Childcare is an expense you have to suck up if you want a baby and a job
Women wanting their jobs back after maternity leave is a right effort all round
A comment of your own choosing to further demonstrate why one of the least deserving groups to receive any kind of universal benefit are parents and the country's next generation* (*here you might like to point out that there are certain 'breeders' who are even less deserving of help than others, and for whom sterilisation would be a better option)
A seemingly socially acceptable 'I'm not being funny but [insert insulting comment here]' variation on the above theme

As governments propose and bring into practice the policies that support the arguments around the greater benefits of childcare, how can we change the perception of the general public to raise the status of childcare and those who work in the sector? Well, I don’t have the answer, yet, but my PhD Literature Review might shed some light on this.

The issue is the perception of what ‘the public purse’ should and shouldn’t pay for, and the feeling that one person’s taxes are directly funding another’s ‘high life’ living. As I mentioned in my previous blog post, I’m trying to find examples from real life to demonstrate issues, so here we go.

I’ve breastfed my 14 month old son to date. He was a huge baby (11lb+ at birth) with a huge appetite. I‘ve not had a negative comment about breastfeeding. Nobody has asked me to cover up a nipple or put a sheet over ‘it’ and I haven’t used a designated feeding space unless my little one was feeling fractious. It is exceptional, in my experience and the experience of the breastfeeding mothers I know, for a negative comment to be made. Breastfed children breastfeed a lot so there are many opportunities for comment should the general public be steaming with rage at the sight of a nipple. And I wonder if it is not because of equality that comments are kept at bay. I wonder if by breastfeeding I’m not seen to be impacting on the public purse.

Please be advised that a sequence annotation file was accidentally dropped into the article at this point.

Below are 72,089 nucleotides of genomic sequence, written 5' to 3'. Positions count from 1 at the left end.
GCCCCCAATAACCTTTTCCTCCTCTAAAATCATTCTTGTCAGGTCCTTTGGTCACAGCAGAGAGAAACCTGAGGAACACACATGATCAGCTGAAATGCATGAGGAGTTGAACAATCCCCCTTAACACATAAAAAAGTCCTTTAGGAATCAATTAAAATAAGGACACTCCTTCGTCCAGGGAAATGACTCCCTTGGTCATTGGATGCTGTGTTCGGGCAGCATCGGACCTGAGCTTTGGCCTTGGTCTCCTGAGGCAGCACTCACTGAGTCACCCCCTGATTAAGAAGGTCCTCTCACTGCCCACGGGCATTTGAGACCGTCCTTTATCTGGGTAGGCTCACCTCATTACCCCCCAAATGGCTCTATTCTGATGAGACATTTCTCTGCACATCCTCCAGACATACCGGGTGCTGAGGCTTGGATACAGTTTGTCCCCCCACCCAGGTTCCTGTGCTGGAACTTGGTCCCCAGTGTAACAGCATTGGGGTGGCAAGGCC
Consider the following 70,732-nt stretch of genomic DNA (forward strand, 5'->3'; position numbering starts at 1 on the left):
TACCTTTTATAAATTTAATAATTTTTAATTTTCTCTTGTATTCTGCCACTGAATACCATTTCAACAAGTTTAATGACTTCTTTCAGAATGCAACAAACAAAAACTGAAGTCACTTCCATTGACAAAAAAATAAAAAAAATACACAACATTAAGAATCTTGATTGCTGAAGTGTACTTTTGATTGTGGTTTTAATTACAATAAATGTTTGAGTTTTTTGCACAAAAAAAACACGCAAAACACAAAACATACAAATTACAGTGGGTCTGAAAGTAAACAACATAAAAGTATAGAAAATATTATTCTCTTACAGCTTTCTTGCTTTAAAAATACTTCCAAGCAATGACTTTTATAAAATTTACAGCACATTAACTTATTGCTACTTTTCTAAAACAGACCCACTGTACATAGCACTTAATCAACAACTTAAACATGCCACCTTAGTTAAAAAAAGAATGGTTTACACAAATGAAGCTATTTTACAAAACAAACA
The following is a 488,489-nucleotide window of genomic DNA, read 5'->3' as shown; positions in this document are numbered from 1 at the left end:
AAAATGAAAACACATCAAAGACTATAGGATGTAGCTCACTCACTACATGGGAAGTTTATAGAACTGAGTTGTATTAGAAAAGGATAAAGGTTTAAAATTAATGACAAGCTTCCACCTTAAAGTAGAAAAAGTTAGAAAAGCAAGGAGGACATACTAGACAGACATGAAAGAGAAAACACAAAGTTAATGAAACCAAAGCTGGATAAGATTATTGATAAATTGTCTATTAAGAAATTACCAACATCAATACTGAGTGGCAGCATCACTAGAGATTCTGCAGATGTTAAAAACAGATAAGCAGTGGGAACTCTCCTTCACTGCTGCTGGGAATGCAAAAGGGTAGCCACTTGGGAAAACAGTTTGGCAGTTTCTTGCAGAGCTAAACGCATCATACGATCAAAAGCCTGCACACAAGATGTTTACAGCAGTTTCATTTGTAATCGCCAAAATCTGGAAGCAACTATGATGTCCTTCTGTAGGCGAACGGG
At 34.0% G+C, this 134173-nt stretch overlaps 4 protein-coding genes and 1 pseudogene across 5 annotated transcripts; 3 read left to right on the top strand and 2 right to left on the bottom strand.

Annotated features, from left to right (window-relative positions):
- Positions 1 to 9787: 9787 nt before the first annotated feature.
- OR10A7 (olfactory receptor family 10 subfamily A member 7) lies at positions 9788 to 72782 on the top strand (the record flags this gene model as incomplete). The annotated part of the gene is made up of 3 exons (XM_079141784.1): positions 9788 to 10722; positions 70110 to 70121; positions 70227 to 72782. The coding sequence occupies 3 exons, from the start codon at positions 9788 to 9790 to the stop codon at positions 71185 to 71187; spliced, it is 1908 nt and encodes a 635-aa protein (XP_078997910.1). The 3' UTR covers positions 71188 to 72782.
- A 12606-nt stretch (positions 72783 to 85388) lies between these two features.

I have, on the other hand, been made most unwelcome by customers in a café, on a day when it was pouring with rain, my baby was in his pram and I was visibly exhausted from walking him up and down the street to get him to sleep (hello to the two ladies in a café in Strathbungo who refused to even tuck a chair in to let me past let alone sit near them!). Was it because I was about to blow my child benefit/maternity pay on a decaf coffee?


Bonus Material!

These two small tales don't really bear as much direct relation to the above blog post but I also want to mention them because they happened and they were nice and you just don't get that much in life:

1)  The kindness that was shown to me in a well-known Swedish flat-pack furniture store.
I had a hungry, small (well, by his standards anyway) baby and I was in the middle of the café trying to settle and feed him. For ages. A male member of staff discreetly asked me if he could get me a drink from the self-service area. I offered to pay for it, he refused to let me.

2) The conversation of older ladies in a department store café.
I overheard them commenting, louder than they needed to because they wanted me to hear: “Isn’t that lovely to see? A young mum feeding her baby.” I think by “young” they presumed I am younger than I am – happy baby and a happy mummy, it was a double win that day!